by Maggie Tsai | Managing Editor
If you are majoring in science or have the dream to be a scientist someday, the Women In Science and Engineering (WISE) club is a place for you to meet peers with same passion. As a national club, WISE has many branches in schools across the country and it is one of the longest running clubs at Seattle Central, according to the club president Kate Schultz. Club members differ in their majors, from chemical engineering to oceanology, but all want to pursue their futures in the scientific field.
WISE provides various activities and networks for its members. The treasurer of WISE Angela Kimben commented that “One of the best thing about WISE is the extracurricular activities we have. We’ve held field trips to the Seattle Aquarium, Pioneer Square underground tours, and the Museum of Flight, etc. Our goal is to reach out to different fields in science to make connections for our members and also present the dynamic faces of the SCCC student body.” WISE also participates in the ambassadorship of the annual Science Olympiad contest and the annual WISE conference held at the University of Washington. WISE forms a supportive mentoring community for both male and female students to help each other with challenges in school work and life.
Women in the male-dominated science field have encountered more challenges than their male peers do. “Most professors and classmates in science classes are still mostly men,” said Kimben. Other WISE members shared experiences of being discriminated against and neglected as females pursuing careers or degrees in science. Club member Alex Shultz said that WISE has received negative feedbacks and biased opinions when they tried to reach out. Kate Schultz pointed out that one of the biggest reason why women are being discriminated in science field is be- cause of how female scientists are rarely portrayed positively in the media. “If there can be more praised female scientist role models on the media and the community can expand, women may one day share more equal opportunities in science with men,” said Kate.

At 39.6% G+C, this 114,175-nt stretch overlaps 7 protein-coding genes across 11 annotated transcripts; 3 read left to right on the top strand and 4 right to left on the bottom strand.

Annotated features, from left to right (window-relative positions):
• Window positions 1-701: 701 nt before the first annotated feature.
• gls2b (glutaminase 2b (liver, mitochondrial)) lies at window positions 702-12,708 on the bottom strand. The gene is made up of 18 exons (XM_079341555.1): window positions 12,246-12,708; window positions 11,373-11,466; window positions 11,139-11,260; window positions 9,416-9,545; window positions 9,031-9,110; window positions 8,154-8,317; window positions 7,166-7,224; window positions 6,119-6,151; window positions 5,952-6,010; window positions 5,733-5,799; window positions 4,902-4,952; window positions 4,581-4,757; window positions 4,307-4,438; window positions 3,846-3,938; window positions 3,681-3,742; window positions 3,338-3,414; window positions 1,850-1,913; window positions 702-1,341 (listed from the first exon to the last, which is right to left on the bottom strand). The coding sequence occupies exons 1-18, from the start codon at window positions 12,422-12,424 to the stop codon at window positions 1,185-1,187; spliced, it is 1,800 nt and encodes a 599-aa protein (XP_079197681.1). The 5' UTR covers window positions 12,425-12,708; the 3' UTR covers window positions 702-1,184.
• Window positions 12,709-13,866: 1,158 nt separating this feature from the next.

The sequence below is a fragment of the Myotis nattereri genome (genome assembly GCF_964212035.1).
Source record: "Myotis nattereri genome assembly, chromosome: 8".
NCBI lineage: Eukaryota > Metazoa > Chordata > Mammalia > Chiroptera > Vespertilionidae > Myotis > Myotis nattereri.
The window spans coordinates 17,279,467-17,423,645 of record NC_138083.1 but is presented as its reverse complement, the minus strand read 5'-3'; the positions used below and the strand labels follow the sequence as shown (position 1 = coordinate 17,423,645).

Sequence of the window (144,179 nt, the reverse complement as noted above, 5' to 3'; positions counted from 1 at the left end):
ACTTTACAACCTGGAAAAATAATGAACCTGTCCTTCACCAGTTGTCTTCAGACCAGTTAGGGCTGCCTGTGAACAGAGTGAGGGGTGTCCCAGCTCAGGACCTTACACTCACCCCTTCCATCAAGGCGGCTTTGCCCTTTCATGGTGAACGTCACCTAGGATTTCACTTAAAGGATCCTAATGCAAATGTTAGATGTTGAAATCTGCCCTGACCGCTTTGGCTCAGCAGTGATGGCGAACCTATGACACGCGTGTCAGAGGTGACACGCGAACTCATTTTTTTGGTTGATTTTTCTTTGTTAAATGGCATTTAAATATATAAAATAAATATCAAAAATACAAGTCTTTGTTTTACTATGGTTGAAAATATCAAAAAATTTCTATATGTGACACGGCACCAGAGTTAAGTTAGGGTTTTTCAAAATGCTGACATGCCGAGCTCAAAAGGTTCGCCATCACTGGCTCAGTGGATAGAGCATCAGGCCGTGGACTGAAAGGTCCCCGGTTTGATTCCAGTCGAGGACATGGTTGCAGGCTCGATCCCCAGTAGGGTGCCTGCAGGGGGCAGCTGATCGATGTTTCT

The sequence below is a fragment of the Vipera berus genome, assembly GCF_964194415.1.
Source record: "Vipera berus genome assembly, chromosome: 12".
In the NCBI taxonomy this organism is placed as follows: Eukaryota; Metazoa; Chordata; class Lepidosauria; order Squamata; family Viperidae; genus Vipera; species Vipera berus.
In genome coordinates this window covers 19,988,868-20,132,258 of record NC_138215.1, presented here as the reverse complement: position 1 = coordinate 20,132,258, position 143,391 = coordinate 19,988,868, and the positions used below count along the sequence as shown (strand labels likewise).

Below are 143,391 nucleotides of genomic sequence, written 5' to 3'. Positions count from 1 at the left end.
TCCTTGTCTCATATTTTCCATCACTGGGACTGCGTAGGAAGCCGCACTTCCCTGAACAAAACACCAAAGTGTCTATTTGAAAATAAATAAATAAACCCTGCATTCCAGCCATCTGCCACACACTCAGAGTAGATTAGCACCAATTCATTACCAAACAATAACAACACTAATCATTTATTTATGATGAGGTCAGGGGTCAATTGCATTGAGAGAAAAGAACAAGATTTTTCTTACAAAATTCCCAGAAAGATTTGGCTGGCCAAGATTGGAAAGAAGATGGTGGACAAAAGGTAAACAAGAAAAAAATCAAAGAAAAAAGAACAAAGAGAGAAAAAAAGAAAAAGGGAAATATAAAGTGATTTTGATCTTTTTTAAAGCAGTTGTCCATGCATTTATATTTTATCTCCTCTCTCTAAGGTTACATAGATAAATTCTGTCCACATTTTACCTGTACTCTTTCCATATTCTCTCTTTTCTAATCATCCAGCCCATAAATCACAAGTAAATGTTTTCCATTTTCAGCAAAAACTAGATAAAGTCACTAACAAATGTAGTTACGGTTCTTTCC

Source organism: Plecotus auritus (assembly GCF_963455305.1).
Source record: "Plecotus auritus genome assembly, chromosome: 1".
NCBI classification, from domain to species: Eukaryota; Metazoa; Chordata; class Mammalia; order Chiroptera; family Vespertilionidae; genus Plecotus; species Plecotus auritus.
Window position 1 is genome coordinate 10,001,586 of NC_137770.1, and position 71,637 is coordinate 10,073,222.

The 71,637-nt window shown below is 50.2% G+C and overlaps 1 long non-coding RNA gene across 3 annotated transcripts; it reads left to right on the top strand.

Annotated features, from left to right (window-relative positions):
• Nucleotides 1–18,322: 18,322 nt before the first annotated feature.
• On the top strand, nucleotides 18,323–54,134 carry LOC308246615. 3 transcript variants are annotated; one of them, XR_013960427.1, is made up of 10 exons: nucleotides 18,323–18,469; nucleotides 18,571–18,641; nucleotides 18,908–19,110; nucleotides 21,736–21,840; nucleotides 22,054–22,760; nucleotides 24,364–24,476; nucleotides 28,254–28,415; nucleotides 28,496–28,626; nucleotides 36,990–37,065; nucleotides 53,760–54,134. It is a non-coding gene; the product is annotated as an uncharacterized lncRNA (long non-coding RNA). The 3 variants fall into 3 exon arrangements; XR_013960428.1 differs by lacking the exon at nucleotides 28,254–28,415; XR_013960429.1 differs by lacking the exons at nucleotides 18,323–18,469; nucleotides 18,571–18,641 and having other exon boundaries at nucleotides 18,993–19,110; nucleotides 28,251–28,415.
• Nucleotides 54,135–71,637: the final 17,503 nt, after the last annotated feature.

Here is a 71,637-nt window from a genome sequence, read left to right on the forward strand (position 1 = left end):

WISE consists not only of females; many men are actively participating in the club. “Guys love science club,” said club member Adam Arroyo. WISE doesn’t draw gender lines and is not limited only to women. If you love science and long for a supportive community, every Tuesday 2-3pm you can meet them at SAM103!
For more information, please go to http://wisesccc.tumblr.com/